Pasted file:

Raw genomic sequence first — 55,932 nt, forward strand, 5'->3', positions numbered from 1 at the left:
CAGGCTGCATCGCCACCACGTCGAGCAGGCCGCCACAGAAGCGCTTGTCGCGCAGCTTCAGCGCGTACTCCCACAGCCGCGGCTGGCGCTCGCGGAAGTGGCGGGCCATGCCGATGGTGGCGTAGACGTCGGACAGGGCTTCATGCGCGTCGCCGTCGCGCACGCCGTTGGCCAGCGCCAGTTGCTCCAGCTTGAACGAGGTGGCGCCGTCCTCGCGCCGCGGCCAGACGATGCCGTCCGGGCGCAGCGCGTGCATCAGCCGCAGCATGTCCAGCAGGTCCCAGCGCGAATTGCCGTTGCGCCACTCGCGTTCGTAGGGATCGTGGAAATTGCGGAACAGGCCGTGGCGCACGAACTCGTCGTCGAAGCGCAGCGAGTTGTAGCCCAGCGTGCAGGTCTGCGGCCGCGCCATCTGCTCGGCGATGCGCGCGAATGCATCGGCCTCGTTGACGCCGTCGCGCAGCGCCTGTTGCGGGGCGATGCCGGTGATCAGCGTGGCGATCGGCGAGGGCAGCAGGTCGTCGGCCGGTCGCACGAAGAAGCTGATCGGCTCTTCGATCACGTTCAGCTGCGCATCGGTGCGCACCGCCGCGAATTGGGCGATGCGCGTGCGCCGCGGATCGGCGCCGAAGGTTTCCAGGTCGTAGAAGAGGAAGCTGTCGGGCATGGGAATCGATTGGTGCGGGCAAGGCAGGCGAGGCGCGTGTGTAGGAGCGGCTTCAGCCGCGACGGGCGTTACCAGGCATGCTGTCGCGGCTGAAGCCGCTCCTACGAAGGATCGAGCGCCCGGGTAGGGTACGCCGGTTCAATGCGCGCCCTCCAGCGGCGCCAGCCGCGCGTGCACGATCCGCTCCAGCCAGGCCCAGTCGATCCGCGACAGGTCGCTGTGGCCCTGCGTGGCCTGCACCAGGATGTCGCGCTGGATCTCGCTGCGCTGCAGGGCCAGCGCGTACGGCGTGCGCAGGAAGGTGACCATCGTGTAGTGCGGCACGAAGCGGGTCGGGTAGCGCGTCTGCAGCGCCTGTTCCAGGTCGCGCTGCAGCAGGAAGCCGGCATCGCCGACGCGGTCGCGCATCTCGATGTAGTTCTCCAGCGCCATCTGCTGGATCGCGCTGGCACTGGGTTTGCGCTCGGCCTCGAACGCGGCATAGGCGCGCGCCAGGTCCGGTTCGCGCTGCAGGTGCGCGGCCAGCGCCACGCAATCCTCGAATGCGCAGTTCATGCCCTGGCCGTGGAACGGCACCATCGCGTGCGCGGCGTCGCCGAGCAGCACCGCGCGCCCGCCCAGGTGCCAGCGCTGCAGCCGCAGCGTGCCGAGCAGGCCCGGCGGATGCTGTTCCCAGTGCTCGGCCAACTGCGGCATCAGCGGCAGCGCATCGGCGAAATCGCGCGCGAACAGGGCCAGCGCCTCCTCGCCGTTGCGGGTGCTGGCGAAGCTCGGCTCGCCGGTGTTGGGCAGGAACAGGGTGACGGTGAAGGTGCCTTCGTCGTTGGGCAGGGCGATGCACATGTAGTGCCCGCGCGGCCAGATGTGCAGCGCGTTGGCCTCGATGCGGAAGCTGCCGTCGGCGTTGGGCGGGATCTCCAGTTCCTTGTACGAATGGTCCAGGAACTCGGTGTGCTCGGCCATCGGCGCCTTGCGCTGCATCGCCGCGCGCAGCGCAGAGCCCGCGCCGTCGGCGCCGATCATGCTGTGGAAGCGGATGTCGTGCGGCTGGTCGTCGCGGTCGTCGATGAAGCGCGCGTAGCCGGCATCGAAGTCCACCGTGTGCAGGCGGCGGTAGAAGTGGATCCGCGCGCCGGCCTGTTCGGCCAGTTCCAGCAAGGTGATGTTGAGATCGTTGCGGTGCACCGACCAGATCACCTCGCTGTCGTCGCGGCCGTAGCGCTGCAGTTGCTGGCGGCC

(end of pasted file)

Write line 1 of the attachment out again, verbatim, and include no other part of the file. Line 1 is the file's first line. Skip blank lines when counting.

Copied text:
Raw genomic sequence first — 55,932 nt, forward strand, 5'->3', positions numbered from 1 at the left: